Federal Communications Commission headquarters in southwest Washington, D.C. (Photo credit: The FCC)

Published every weekday, the Switchboard is your morning helping of hand-picked stories from the Switch team.

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The FCC has set a new, faster definition for broadband "Federal regulators have set a new definition for broadband that establishes 25 megabits per second as the baseline for high-speed downloads, up from 4 Mbps previously," reports The Washington Post's Brian Fung. "With this standard, the Federal Communications Commission will be able to argue for much stronger action on Internet providers — a point that's rankling Republicans on the commission as the agency moves to promote the adoption of fast, cheap and reliable Internet in America."

FTC shuts down “revenge porn” operation, but imposes no fine "Colorado resident Craig Brittain ran a website that posted nude photographs of hundreds of women alongside their Facebook profiles and other personal information," reports GigaOm's Jeff John Roberts. Britain then allegedly "blackmailed the victims to pay bogus lawyer sites, controlled by Brittain, in the hope of expunging the photos. On Thursday, the Federal Trade Commission announced it has shut down Brittain’s operation, including the nude photo site Isanybodydown.com, and ordered him to destroy the photos. And while Brittain is banned from running a so-called 'revenge porn' site in the future, he will not face any penalty unless he disobeys the order." On his own Web site, Brittain said he “made a series of poor decisions” and apologized to those harmed by his site. But he also said that he denies "all of [the FTC’s] findings” and agreed to the agency’s terms and conditions of settlement because he didn’t wish to run the site anymore.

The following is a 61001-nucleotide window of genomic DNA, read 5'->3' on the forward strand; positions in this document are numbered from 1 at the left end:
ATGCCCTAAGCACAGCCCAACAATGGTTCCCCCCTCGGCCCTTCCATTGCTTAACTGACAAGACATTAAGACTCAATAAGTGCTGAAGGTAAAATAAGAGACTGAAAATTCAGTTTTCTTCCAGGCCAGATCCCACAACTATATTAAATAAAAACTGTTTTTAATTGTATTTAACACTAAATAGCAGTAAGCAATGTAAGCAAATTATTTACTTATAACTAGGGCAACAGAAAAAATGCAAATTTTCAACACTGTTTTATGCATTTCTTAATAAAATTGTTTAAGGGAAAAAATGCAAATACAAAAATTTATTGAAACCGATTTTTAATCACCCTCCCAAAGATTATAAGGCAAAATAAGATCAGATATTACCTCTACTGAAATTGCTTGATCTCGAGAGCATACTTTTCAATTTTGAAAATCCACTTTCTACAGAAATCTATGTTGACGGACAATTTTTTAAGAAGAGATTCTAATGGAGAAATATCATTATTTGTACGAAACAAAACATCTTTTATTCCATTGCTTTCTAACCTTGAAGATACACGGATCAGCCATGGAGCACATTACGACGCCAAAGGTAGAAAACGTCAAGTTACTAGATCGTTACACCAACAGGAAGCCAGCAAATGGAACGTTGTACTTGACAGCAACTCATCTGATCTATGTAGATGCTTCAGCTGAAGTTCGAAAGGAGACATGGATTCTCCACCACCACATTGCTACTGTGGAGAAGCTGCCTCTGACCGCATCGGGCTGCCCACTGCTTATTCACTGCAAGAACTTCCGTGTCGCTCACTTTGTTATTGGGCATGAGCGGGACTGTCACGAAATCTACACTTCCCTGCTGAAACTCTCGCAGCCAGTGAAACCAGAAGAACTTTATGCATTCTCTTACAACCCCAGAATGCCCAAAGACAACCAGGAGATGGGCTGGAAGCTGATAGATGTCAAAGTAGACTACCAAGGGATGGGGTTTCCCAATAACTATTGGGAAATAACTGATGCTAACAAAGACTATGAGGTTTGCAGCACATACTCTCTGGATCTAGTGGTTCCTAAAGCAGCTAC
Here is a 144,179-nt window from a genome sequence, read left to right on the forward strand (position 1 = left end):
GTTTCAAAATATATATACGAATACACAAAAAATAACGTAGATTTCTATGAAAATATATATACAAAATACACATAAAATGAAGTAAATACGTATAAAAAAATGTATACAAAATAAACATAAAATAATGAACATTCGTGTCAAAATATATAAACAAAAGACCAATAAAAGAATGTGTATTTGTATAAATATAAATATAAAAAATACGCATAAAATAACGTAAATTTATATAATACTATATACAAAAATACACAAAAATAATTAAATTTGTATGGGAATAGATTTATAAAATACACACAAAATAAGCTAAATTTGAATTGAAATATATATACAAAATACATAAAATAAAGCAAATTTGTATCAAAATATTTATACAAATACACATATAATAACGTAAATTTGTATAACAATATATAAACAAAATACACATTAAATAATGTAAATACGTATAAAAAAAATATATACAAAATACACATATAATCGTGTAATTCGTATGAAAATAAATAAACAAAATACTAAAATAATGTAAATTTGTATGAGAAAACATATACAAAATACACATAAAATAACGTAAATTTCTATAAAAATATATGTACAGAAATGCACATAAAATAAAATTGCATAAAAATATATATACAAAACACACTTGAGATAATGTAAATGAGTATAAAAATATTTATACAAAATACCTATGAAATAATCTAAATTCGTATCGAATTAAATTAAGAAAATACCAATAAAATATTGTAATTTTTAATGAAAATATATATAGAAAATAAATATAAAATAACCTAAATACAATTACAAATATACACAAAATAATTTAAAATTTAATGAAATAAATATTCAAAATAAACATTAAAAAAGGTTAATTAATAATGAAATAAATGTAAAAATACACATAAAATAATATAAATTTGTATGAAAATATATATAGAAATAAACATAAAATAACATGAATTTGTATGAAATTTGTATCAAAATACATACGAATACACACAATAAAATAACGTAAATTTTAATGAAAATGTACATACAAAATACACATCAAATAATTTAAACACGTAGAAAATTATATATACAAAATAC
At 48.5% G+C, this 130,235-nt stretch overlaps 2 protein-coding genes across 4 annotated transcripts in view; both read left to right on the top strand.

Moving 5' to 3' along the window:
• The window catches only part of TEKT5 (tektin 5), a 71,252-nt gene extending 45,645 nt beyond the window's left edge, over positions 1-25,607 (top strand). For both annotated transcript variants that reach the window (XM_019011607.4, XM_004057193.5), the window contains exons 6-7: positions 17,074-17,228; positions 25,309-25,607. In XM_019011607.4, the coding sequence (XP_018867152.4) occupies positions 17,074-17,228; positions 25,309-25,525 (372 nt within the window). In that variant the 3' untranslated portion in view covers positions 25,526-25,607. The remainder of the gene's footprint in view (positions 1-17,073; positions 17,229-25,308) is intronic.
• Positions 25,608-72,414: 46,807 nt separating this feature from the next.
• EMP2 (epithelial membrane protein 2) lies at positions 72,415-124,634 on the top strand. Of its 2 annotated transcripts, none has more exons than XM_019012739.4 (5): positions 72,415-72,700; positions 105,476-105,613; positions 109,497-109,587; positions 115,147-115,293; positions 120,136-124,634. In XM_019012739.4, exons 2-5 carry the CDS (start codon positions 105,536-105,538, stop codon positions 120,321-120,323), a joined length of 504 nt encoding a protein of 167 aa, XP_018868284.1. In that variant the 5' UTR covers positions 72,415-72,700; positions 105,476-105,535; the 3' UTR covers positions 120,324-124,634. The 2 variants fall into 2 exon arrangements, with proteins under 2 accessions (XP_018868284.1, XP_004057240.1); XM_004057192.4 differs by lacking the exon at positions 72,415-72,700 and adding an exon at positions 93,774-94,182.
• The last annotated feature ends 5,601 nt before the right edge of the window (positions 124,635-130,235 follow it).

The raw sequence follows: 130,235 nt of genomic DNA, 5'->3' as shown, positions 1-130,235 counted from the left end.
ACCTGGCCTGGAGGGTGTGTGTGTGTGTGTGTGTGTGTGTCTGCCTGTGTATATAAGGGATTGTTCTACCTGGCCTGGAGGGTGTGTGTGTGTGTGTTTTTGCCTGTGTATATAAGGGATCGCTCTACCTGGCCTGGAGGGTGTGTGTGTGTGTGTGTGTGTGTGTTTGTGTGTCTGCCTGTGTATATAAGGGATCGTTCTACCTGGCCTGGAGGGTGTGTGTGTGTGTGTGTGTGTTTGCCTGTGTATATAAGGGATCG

Hard-driving Uber gives compromise a try "Instead of defying government officials, Uber executives say their lawyers and lobbyists are increasingly trying harder to negotiate agreements that bring the company into compliance with existing laws, even if it leads to lower profit margins at the company," reports The Wall Street Journal's Doug MacMillan and Lisa Fleisher. In a shift led by former Obama campaign adviser David Plouffe, the report says "in cities where new laws are being written for app-based car services, Uber is more willing to go along with requirements such as providing wheelchair-accessible vehicles and capping fares charged by its 'surge pricing' system."

Google settles with UK’s Information Commissioner and will change its privacy policy "While Google continues to work through implementing Right To Be Forgotten legislation in Europe, there are some more developments around how Google handles consumer data and privacy," reports TechCrunch's Ingrid Lunden. "The search giant has reached an agreement with the UK’s Information Commissioner’s Office over how it collects personal data in the country, signing and publishing a lengthy document outlining its commitment to make changes to its current privacy policy."

FCC chairman warns: The GOP’s net neutrality bill could jeopardize broadband’s ‘vast future’ "The head of the Federal Communications Commission doesn't like that Republicans want to take away his agency's powers to police Internet providers," reports The Washington Post's Brian Fung. "And on Thursday, he said as much in a lengthy speech to reporters."